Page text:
Because rival Hadoop platform vendors have harmonized around ODP, the market’s core technologies have crossed the inflection point to commoditization. None of the Hadoop distribution vendors—not even those who haven’t yet joined ODP—are differentiating themselves based on tweaks or forks to the core technologies, which include the Hadoop Distributed Files System (HDFS), MapReduce, Apache YARN and Apache Ambari. Every solution provider has adopted the same versions of these core Apache codebases, while they all continue to differentiate through value-added tools, solution accelerators, cloud services and the like. Now evolving into its second decade since inception, Hadoop’s stability, maturity and widespread adoption have effectively standardized the core code across the industry. 

Some ODP principals have discuss the initiative’s importance. At IBM, Joel Horwitz says, “With such a diverse set of members, you can be sure there have been no modifications or tweaks to the codebase protecting your Hadoop investment for years to come. Hadoop was started through community-wide collaboration. Staying true to this spirit means the continuous inclusion of new members in the ODP, not only those who were first. Membership to the ODP requires dues just as any nonprofit organization would. In fact, you don’t have to look further than the Apache Software Foundation to see this [requirement] is the case with its tiered membership as well.” 

Shaun Connolly at Hortonworks isn’t afraid to invoke the word standardization in spelling out the value of ODP: “We believe innovation happens not in isolation but in collaboration. Aligning around a common core of Apache Hadoop means tearing down complexity and building interoperability across the Hadoop ecosystem. We are pleased that less than 60 days after its creation, ODP is driving industry standardization among Hortonworks, IBM and Pivotal platforms.”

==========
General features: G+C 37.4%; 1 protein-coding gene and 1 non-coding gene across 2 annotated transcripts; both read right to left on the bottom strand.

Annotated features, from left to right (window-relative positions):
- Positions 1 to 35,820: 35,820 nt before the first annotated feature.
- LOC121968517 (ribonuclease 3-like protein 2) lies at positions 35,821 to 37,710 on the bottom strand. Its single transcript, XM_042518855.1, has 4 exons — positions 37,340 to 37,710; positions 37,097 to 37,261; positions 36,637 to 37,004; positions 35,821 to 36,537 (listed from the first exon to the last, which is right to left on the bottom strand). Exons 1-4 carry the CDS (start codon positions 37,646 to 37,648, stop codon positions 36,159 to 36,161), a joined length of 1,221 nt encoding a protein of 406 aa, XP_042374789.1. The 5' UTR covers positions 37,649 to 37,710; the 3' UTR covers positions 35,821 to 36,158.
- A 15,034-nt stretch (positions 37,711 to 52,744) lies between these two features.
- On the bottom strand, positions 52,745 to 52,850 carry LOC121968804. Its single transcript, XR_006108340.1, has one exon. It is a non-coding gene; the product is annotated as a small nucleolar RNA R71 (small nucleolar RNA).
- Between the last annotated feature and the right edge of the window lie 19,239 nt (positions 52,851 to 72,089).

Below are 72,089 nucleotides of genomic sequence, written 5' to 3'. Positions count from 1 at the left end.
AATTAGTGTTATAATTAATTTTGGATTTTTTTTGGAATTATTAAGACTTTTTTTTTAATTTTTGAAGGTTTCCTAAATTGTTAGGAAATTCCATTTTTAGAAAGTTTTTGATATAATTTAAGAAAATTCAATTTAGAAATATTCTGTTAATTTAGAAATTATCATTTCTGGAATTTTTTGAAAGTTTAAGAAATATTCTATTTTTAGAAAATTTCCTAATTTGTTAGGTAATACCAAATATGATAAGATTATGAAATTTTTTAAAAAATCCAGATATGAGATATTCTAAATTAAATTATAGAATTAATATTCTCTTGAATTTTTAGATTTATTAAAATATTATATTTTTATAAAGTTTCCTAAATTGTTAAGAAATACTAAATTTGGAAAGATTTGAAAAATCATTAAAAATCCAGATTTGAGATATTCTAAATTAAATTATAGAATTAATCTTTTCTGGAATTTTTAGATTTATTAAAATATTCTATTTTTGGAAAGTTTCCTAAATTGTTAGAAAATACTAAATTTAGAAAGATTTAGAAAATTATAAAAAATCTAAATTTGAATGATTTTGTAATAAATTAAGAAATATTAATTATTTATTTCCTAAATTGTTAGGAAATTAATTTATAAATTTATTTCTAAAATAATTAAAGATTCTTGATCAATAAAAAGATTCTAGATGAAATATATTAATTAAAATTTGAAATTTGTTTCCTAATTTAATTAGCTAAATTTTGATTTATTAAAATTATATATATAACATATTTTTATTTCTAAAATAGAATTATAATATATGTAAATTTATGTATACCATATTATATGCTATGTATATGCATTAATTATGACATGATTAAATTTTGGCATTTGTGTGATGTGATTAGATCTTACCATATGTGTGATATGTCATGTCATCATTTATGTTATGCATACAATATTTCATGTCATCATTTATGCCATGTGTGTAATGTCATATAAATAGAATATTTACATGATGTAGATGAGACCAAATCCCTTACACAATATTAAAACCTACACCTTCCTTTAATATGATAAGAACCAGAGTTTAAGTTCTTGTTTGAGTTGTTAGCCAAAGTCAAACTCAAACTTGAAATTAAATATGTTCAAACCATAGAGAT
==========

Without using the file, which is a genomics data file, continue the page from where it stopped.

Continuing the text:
And Leo Spiegel at Pivotal highlights the practical value-add that ODP has already delivered: “The quick momentum we have around the ODP is already taking the guesswork out of fragmented and duplicative processes of what works and what doesn’t. This [approach] will enable enterprises and ecosystem vendors to focus on integrating and building business-driven applications and use cases that drive innovation.” 

Essentially, ODP signals that Hadoop is now a mature technology. I knew this day would come. As I stated in 2012 in a two-part IBM Data magazine article not long after I joined IBM, “The Hadoop market won’t fully mature and may face increasing obstacles to growth and adoption if the industry does not begin soon to converge on a truly standardized core stack. A Hadoop standards framework would provide a grand vision for the evolution of this technology in a broader big data industry context. Standards are essential so that vendors and users of Hadoop-based solutions can have assured cross-platform interoperability.” 

Openness and the road ahead

Where do we as an industry go from here? Now that vendors can reference a common ODP core, other industry initiatives that build on these foundation stones can evolve in their respective directions. HDFS and YARN, in particular, are leveraged by Spark and other open source projects. 

To get a head start on a Spark strategy, check out the recently released IBM Open Platform with Apache Hadoop (BigInsights) Version 4.0 software. Available since March 2015, Version 4.0 enhances a leading-edge big data platform with open source Spark. When extended with additional packages, the open platform helps data scientists, business analysts and enterprise big data managers to rapidly find, explore and model complex big data sets. 

To learn more about ODP and the Spark offering at IBM, please join IBM and our partners at Spark Summit, June 15–17, 2015 in San Francisco, California.

And before then, please join the Crowdchat, "What is Spark," on Thursday, May 21, at 11:00 a.m. ET. Use your Twitter account and start chatting with IBMers and other experts in the Spark community. 

This event will be well worth your while—big news is forthcoming.